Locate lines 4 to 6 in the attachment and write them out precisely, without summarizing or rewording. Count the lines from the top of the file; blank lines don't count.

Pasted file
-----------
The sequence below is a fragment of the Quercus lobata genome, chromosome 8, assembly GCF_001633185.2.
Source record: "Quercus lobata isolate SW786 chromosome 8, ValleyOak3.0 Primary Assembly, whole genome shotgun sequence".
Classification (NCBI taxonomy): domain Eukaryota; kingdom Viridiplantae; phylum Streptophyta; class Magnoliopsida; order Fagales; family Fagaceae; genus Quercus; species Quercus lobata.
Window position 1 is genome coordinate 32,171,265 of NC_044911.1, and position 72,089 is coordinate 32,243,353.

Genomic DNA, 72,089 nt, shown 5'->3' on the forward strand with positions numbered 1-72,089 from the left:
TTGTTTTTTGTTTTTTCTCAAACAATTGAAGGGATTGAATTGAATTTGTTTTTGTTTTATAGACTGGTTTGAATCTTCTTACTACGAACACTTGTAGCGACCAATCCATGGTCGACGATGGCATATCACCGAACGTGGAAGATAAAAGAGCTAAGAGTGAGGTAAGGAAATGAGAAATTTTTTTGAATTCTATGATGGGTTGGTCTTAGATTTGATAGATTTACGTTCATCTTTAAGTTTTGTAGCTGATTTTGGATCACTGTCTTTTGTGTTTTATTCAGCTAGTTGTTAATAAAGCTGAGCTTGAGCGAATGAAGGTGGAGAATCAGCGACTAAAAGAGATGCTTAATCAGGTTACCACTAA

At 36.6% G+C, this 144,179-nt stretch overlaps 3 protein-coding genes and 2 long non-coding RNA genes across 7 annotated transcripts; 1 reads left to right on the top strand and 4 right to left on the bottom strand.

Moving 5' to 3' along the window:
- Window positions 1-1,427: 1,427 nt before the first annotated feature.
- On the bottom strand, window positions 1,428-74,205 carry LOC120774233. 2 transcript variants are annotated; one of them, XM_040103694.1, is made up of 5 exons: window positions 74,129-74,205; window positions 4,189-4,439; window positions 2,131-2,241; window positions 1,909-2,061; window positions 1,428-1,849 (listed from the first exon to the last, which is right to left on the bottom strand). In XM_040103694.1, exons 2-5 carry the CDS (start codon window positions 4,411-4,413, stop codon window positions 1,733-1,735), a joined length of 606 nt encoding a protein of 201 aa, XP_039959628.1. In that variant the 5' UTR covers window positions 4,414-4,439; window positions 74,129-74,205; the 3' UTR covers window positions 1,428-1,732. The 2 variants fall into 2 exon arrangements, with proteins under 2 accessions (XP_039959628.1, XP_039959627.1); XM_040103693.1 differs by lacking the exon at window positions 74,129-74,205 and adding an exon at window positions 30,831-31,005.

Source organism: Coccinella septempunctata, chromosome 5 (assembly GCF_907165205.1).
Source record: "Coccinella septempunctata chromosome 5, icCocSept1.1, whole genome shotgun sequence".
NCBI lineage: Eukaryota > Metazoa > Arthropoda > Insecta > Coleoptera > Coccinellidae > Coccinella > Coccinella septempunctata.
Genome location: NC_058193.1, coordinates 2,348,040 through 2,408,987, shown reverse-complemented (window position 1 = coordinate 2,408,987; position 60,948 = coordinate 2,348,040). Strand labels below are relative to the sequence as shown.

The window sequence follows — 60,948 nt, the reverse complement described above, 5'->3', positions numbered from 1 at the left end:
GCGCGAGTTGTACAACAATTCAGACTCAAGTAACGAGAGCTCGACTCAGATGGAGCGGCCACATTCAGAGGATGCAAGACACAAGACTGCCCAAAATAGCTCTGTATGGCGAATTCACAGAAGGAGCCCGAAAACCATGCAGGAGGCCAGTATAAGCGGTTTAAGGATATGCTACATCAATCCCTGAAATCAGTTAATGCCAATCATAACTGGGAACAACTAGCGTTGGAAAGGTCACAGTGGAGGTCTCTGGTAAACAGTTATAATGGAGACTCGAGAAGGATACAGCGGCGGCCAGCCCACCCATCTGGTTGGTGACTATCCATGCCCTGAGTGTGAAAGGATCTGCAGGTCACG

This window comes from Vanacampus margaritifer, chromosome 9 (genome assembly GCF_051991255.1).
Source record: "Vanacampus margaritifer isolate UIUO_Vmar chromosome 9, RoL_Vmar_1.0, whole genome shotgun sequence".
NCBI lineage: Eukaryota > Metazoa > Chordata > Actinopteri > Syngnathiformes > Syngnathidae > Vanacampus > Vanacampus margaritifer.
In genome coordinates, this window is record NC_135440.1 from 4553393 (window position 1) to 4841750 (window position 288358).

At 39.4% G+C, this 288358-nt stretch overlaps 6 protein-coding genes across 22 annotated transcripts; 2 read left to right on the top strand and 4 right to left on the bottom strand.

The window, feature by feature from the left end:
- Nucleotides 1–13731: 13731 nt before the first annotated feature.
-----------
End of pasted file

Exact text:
Window position 1 is genome coordinate 32,171,265 of NC_044911.1, and position 72,089 is coordinate 32,243,353.

Genomic DNA, 72,089 nt, shown 5'->3' on the forward strand with positions numbered 1-72,089 from the left:
TTGTTTTTTGTTTTTTCTCAAACAATTGAAGGGATTGAATTGAATTTGTTTTTGTTTTATAGACTGGTTTGAATCTTCTTACTACGAACACTTGTAGCGACCAATCCATGGTCGACGATGGCATATCACCGAACGTGGAAGATAAAAGAGCTAAGAGTGAGGTAAGGAAATGAGAAATTTTTTTGAATTCTATGATGGGTTGGTCTTAGATTTGATAGATTTACGTTCATCTTTAAGTTTTGTAGCTGATTTTGGATCACTGTCTTTTGTGTTTTATTCAGCTAGTTGTTAATAAAGCTGAGCTTGAGCGAATGAAGGTGGAGAATCAGCGACTAAAAGAGATGCTTAATCAGGTTACCACTAA